Note that this does not mean that Collecting knowledge has no place in Knowledge Management - quite the opposite. Despite being very ineffective, it is very efficient. Knowledge has only to be documented once, to be re-used one thousand times. Efficiency can trump effectiveness. However we can conclude the following
  • Because of these relative efficiencies, Knowledge should shared in explicit form (the Collect route) only when it is relatively simple and when it can be codified with minimum loss of context. 
  • Where knowledge is more complex or more contextual, it should be shared through discussion (the Connect route) - for example through conversational processes such as Peer Assist
  • Where efficiency is more important than effectiveness (i.e. broadcasting relatively straightforward knowledge to a large number of users), the Collect route is ideal.
  • The Collect route is also necessary when a Learner (a recipient for the knowledge) cannot be immediately identified, so no Connection is possible (see "speaking to the unknown user").
  • Even then, it is worth "keeping the names with the knowledge" so that readers who need to know more detail can call the originator of the knowledge and have a discussion. 

Monday, 20 October 2014

Charts and Pilots - the two types of Knowledge

If you are a competent ship's master, what types of knowledge do you need to be able to navigate on a new voyage to an unknown port?  You need two types - explicit and tacit, charts and pilots.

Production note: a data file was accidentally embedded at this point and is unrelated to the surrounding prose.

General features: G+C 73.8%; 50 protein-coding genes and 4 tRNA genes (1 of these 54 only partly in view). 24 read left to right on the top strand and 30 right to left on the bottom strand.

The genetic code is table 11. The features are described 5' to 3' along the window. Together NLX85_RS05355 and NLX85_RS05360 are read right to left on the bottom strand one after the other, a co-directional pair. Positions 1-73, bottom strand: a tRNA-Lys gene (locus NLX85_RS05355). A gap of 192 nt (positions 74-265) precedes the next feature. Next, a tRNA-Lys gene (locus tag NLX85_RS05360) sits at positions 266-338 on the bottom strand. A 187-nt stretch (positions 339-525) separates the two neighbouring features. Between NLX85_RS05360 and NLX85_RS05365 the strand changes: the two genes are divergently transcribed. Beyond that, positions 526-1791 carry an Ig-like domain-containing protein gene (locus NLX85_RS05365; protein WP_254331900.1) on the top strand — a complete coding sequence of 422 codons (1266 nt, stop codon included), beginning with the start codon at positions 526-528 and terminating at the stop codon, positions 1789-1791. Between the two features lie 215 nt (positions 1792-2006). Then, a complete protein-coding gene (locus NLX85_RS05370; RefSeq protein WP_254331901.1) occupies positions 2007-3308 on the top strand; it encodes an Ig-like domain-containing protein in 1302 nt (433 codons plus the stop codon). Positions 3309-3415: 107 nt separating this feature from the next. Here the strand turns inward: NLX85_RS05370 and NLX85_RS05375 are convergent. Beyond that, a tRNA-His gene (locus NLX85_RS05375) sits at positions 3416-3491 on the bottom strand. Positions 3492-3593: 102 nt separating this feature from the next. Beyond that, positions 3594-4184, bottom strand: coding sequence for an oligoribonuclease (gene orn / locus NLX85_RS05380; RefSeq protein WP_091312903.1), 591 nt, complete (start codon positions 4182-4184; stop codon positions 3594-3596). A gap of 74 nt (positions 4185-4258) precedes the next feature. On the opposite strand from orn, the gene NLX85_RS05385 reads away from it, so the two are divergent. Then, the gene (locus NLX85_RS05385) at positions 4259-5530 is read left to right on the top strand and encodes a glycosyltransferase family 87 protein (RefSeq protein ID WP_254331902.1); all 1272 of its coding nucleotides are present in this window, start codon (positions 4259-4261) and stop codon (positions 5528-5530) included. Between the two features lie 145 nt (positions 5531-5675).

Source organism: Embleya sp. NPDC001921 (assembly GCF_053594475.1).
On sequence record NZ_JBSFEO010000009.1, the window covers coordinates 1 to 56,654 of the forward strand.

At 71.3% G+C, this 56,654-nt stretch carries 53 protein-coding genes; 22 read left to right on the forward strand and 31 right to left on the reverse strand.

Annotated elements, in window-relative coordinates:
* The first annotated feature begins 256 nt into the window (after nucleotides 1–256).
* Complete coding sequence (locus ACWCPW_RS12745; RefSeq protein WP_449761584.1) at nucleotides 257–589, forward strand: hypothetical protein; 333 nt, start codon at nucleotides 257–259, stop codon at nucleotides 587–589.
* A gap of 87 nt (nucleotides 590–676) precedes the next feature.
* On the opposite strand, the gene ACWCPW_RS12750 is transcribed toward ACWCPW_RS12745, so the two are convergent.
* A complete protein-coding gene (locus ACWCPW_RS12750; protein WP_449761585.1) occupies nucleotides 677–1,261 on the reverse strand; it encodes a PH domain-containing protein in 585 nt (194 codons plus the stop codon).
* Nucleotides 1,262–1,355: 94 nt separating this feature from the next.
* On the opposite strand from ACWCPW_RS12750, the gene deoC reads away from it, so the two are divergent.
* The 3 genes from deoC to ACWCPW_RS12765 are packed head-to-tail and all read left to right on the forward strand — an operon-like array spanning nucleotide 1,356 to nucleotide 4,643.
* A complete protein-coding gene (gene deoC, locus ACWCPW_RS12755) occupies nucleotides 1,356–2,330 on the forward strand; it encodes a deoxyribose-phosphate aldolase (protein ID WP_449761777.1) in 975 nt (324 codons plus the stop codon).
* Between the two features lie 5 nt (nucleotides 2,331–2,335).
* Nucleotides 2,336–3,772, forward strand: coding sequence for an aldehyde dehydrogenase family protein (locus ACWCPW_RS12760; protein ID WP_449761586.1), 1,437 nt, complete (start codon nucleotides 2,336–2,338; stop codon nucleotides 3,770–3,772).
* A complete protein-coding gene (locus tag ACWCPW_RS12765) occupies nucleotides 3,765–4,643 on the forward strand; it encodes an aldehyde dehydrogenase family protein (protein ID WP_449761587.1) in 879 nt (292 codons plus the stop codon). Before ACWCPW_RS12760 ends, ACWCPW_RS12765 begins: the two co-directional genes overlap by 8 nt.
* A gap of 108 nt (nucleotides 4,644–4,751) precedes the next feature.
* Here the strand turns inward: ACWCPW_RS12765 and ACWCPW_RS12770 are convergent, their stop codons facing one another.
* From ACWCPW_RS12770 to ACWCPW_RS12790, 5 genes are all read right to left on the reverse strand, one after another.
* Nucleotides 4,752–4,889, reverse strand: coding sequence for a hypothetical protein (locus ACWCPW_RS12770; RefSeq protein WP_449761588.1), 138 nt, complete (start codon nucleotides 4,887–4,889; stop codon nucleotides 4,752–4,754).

The charts, and the associated tide tables and weather forecasts are the explicit knowledge, or could even be classed as Information. They record the unchanging features of coastlines, currents, buoys and lighthouses. With a good set of charts, any competent mariner can navigate any sea anywhere in the world, provided they have their own set of tacit knowledge - how to read a chart, how to determine position, how to plot a course allowing for wind and tide.

But when it comes to entering the narrow congested waters of an unfamiliar foreign port, the ship master's tacit knowledge is not enough, even bolstered by the explicit knowledge in the charts and manuals. Here you need a Pilot.

The economic and environmental risk from today's large cargo ships makes the role of the pilot essential. Pilots possess detailed knowledge of local waterways, and most ports have compulsory pilotage for bog ships. Pilotage is one of the oldest professions, as old as sea travel, and it is one of the most important in maritime safety. The complexities and risks of close navigation make pilotage essential.